Eye For Film >> Movies >> The Lion King (2019) Film Review
The Lion King
Reviewed by: John-Anthony Disotto
Lions can’t cry. That was the thought going round and round my head throughout the remake of Disney’s The Lion King. Lions can’t cry, they can’t frown, they can’t even smile. When you take a cartoon that’s strength comes from the emotion it instills in people and replace the emotion with lifeless, overly-realistic CGI animals then there’s bound to be a problem. Disney’s strategy of bringing nostalgia to life from the original cartoons we all hold so dearly has totally missed the mark here.
Directed by Jon Favreau, after a successful reimagining of Disney’s The Jungle Book in 2016, The Lion King is a near shot-for-shot replica of Roger Aller’s and Rob Minkoff’s 1994 classic. It quickly becomes clear that Favreau’s approach to bringing the same lifelike animal CGI from The Jungle Book to The Lion King lacks one prime element that made the former a success – emotion from a human lead.
Simba has the same expression upon his face throughout, from singing “I just can’t wait to be king” to ten minutes later when he nestles up to his dead father’s body in a Wildebeest gorge. And that same lack of expression and emotion runs throughout, the film feels like a realistic representation of The Lion King without anything that made the original so great.
Even the voice acting is sub-par. It's star-studded – led by Donald Glover as Simba and Beyoncé as Nala – but something just doesn’t sit right. There's an almost robotic aspect to the voices overlaid on these hollow animal recreations. Some characters do stand out, Seth Rogan, as Pumbaa, and Billy Eichner, as Timon, are a particular highlight and display the only on-screen chemistry. James Earl Jones also reclaims the voice of Simba’s father Mufasa – a nice nostalgic touch.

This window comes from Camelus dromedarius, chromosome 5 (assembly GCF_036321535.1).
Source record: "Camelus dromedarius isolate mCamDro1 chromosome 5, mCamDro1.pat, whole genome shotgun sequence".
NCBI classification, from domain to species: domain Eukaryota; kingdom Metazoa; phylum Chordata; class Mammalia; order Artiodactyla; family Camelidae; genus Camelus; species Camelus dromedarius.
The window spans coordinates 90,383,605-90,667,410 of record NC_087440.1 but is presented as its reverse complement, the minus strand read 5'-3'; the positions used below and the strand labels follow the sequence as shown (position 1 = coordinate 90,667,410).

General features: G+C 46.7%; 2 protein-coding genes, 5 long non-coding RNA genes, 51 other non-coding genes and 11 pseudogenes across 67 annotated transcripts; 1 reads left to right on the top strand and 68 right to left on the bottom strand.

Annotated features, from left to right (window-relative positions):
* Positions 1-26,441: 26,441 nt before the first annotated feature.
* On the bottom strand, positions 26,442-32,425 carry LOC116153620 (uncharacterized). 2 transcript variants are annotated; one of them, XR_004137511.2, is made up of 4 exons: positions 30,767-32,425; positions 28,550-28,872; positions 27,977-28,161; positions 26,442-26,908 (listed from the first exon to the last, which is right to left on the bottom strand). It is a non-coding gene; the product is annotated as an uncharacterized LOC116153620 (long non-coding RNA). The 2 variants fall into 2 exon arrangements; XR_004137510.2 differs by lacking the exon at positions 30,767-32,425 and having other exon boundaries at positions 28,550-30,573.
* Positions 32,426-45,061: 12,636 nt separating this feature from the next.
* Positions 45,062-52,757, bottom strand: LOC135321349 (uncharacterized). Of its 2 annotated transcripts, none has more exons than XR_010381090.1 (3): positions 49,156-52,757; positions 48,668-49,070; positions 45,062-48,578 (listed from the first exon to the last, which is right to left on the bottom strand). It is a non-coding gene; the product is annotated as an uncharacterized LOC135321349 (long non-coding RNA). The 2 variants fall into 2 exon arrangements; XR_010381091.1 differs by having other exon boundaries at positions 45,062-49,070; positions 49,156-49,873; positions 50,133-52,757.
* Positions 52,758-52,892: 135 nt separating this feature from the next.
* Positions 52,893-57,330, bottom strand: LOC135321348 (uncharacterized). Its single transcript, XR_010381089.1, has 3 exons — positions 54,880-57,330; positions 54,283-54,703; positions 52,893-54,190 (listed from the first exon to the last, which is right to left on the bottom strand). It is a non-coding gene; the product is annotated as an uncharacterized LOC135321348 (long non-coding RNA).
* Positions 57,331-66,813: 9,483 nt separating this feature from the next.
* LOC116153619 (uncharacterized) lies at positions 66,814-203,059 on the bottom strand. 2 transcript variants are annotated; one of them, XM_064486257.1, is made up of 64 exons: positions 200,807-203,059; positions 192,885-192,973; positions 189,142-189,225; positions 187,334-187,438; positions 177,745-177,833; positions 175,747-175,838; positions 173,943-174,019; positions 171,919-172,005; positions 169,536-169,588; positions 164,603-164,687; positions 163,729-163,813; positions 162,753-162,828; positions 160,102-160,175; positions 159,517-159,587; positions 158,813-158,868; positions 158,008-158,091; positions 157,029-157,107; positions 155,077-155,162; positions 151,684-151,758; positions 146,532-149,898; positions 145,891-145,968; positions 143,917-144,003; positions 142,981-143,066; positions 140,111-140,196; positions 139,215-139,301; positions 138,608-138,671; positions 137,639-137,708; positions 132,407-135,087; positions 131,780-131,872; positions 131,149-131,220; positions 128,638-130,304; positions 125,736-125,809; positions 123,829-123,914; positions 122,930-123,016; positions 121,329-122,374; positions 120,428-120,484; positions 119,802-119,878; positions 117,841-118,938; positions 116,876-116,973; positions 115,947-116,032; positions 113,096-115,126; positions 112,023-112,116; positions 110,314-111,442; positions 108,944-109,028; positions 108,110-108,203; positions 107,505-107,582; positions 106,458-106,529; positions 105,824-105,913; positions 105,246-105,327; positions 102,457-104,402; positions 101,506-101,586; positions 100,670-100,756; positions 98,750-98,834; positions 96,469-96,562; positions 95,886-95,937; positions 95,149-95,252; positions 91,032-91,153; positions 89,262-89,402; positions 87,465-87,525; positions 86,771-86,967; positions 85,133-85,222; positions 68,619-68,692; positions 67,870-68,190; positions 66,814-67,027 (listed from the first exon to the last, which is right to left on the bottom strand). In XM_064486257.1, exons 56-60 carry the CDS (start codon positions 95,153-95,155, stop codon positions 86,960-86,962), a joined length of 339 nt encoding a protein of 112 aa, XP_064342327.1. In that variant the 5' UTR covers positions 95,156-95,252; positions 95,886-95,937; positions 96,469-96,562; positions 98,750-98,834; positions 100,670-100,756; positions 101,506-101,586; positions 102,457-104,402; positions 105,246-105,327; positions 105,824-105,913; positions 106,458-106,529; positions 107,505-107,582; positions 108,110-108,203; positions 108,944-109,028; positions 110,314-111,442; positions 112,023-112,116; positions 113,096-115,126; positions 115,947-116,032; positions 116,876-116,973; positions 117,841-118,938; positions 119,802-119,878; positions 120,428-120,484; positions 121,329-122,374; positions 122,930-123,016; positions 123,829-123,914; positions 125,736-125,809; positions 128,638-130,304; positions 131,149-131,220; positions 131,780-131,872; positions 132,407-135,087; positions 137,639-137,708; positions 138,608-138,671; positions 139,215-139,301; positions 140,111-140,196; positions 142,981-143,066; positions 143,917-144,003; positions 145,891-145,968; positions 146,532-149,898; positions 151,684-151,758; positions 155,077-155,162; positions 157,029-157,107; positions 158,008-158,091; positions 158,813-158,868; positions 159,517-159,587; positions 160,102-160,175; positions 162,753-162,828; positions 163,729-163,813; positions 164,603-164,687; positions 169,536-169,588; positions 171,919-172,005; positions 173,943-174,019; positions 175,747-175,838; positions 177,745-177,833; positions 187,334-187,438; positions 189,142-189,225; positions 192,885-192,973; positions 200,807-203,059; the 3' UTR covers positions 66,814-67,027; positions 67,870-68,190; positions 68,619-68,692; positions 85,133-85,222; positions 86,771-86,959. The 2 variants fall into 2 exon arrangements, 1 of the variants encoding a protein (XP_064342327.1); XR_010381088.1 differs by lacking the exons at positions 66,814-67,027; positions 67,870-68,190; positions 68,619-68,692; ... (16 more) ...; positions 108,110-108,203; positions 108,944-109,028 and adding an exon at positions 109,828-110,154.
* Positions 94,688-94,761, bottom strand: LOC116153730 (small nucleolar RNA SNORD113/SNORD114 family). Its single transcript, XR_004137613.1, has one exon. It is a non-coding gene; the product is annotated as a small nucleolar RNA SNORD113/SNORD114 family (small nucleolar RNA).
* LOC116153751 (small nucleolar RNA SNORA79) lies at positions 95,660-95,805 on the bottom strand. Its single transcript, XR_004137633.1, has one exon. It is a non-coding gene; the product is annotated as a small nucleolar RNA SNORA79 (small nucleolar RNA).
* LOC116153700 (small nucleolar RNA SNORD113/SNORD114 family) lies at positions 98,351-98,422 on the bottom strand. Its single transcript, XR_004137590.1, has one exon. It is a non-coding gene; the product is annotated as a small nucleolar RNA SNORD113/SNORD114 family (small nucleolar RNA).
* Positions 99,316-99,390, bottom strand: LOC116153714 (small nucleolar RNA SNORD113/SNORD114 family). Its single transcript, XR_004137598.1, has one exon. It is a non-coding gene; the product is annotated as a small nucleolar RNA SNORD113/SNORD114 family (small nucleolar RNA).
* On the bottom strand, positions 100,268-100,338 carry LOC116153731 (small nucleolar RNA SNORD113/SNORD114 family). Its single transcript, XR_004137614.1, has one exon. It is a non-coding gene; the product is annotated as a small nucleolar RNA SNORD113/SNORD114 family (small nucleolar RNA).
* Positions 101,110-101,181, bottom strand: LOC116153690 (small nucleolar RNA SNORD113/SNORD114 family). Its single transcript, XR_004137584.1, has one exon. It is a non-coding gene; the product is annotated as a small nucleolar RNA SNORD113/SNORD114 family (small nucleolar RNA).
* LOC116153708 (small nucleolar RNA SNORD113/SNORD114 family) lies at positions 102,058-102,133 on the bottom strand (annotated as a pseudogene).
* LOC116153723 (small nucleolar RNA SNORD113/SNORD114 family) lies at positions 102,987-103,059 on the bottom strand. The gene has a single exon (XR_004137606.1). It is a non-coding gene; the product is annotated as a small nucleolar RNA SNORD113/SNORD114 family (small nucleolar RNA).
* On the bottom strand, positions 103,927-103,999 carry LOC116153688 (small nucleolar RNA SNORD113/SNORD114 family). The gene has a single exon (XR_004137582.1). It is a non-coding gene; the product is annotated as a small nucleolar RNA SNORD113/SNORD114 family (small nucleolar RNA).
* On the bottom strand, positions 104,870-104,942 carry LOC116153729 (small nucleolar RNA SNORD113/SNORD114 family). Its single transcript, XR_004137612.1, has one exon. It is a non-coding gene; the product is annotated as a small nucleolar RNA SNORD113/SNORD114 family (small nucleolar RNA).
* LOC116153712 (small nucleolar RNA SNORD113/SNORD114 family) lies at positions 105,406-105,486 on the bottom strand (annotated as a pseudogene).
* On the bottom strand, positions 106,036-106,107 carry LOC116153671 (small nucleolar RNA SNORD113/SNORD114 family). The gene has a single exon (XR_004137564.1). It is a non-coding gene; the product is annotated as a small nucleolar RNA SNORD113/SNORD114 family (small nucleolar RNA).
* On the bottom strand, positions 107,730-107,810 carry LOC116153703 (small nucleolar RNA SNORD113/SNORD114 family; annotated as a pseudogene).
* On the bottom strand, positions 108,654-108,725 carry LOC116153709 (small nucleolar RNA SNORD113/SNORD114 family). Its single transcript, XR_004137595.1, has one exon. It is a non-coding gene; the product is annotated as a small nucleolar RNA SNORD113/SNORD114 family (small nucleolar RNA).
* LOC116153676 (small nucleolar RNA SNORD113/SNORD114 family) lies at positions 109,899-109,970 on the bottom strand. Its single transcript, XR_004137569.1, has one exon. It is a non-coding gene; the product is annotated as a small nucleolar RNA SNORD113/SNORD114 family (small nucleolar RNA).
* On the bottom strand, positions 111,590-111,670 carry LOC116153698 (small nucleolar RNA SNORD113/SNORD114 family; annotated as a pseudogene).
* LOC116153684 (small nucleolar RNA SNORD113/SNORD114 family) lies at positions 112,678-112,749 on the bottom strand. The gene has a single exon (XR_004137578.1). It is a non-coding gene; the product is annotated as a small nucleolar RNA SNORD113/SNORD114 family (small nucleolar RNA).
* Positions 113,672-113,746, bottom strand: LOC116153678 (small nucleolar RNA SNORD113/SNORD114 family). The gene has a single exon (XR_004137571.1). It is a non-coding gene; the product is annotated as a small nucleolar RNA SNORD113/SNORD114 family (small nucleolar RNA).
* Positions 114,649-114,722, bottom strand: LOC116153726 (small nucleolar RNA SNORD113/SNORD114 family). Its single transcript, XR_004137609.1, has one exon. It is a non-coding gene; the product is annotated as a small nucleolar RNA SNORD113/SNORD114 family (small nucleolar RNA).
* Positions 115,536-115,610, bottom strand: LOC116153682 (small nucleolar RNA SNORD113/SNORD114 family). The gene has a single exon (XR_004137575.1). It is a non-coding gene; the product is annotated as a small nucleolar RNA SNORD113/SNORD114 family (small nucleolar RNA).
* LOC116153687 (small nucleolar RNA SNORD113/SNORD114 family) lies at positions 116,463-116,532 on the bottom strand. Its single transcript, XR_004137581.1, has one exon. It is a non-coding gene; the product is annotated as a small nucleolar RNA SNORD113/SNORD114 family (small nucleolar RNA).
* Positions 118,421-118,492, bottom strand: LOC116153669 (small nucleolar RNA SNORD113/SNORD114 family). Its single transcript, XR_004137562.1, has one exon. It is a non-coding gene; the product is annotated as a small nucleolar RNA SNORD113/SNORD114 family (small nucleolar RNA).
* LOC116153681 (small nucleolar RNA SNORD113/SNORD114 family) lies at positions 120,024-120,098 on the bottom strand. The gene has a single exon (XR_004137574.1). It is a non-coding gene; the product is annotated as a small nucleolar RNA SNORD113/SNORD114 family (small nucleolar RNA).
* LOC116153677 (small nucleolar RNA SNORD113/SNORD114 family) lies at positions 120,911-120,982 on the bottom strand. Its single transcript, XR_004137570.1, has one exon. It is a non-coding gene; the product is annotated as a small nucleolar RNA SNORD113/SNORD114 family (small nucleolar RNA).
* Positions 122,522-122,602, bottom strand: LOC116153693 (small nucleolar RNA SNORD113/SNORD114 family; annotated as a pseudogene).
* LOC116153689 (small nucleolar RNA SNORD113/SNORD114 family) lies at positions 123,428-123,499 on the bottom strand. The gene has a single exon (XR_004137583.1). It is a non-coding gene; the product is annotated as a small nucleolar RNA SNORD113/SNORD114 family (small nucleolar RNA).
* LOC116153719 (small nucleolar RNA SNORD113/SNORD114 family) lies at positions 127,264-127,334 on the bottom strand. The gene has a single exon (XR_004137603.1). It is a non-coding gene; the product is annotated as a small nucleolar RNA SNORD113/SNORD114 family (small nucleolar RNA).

The highlights of the 2019 remake of The Lion King are that the animation is outstanding and a showcase of how powerful computer technology has become. Favreau said in an interview before release that only two scenes in the whole film were not computer-generated, yet throughout it becomes increasingly difficult to tell the difference from a CGI antelope and David Attenborough’s Planet Earth. It’s a feat in itself, yet begs the question: Do we really want 1:1 replicas of animals or would the artistic choice of making these creatures less lifelike and a little more colourful not have made for a much better outing?
I grew up on The Lion King, it’s one of my favourite Disney cartoons. This version just feels empty from start to finish. It’s disappointing and an eye-opener for Disney that if they want to enhance these classic films then the integrity has to be kept intact. The Lion King takes everything that made so many of us feel so much when watching the cartoon and strips the life out of it. I know Lions can’t cry, nor can they frown, or even smile – but this film made me really wish that they could.Reviewed on: 21 Jul 2019